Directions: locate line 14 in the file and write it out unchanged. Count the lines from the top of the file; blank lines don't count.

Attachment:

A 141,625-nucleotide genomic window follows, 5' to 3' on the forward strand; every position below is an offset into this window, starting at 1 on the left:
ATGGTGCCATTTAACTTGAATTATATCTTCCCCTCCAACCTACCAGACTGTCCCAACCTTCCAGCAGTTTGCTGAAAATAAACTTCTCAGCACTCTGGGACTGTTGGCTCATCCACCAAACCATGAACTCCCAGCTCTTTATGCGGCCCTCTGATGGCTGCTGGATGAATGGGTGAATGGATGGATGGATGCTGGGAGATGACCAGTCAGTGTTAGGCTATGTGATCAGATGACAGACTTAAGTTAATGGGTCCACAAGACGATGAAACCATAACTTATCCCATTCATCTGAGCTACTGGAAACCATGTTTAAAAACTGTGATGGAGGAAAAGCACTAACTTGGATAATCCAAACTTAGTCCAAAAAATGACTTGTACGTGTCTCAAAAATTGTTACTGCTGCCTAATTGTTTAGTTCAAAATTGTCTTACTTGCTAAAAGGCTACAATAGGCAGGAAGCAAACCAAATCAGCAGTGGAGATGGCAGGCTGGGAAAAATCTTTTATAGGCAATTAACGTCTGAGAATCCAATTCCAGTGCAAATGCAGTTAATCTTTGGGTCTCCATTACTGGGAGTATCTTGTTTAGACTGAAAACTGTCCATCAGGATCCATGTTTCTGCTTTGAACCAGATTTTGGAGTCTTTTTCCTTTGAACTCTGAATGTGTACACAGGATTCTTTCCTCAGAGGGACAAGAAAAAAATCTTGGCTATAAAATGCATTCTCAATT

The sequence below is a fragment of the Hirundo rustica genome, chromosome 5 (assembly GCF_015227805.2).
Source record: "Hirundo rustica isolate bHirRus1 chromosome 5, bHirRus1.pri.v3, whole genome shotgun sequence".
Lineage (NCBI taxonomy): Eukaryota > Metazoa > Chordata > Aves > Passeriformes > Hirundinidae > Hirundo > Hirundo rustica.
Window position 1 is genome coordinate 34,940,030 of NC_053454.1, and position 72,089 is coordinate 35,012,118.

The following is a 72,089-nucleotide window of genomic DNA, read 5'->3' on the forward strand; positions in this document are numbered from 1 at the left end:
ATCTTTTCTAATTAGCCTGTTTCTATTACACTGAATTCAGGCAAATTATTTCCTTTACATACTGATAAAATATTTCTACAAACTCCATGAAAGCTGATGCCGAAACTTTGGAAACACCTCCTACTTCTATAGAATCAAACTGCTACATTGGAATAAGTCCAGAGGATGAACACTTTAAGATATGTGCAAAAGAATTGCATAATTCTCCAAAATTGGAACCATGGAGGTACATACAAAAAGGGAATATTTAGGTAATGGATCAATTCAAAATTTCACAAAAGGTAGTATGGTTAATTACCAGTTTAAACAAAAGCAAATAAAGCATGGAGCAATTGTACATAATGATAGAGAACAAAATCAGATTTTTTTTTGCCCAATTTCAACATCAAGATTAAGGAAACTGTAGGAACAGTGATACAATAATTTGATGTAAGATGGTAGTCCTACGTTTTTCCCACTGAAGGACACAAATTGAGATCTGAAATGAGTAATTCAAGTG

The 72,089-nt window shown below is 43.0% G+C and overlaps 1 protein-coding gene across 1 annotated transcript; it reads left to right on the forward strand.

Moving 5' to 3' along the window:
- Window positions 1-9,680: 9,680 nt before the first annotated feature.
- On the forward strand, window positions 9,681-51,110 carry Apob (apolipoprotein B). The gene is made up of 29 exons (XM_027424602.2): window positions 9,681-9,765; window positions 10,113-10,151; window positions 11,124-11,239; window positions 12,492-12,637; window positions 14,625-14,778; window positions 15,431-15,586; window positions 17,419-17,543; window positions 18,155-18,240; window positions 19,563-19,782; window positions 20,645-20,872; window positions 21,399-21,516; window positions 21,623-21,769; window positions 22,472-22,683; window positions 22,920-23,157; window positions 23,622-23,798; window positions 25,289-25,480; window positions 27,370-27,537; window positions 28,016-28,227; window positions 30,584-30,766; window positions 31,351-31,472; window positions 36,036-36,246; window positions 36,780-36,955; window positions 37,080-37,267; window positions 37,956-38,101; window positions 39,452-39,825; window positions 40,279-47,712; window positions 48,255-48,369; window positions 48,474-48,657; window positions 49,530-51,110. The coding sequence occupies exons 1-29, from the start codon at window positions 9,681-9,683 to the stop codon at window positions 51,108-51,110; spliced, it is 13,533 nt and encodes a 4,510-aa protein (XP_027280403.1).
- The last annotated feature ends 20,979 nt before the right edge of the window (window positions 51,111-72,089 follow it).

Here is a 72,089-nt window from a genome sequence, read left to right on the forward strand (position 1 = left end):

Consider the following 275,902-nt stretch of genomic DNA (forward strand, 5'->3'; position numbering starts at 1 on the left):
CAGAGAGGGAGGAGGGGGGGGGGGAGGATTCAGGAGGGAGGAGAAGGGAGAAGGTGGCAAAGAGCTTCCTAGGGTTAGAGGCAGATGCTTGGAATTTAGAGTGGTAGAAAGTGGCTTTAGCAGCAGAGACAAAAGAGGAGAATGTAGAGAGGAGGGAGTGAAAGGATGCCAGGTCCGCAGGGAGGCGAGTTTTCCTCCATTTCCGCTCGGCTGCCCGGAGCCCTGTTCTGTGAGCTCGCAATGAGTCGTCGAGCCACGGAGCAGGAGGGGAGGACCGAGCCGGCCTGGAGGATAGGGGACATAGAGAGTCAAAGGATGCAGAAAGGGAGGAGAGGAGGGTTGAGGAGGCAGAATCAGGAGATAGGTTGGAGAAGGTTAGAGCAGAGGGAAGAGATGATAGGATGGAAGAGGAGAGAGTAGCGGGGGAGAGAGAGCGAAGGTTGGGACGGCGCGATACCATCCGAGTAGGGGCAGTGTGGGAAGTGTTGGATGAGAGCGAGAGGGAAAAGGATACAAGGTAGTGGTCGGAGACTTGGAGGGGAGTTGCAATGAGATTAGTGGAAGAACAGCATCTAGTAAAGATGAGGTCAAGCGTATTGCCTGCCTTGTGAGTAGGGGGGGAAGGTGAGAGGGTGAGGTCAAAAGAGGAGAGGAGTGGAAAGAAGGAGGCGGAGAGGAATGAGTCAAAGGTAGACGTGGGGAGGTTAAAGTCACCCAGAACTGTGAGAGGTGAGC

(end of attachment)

Here is a 72,089-nt window from a genome sequence, read left to right on the forward strand (position 1 = left end):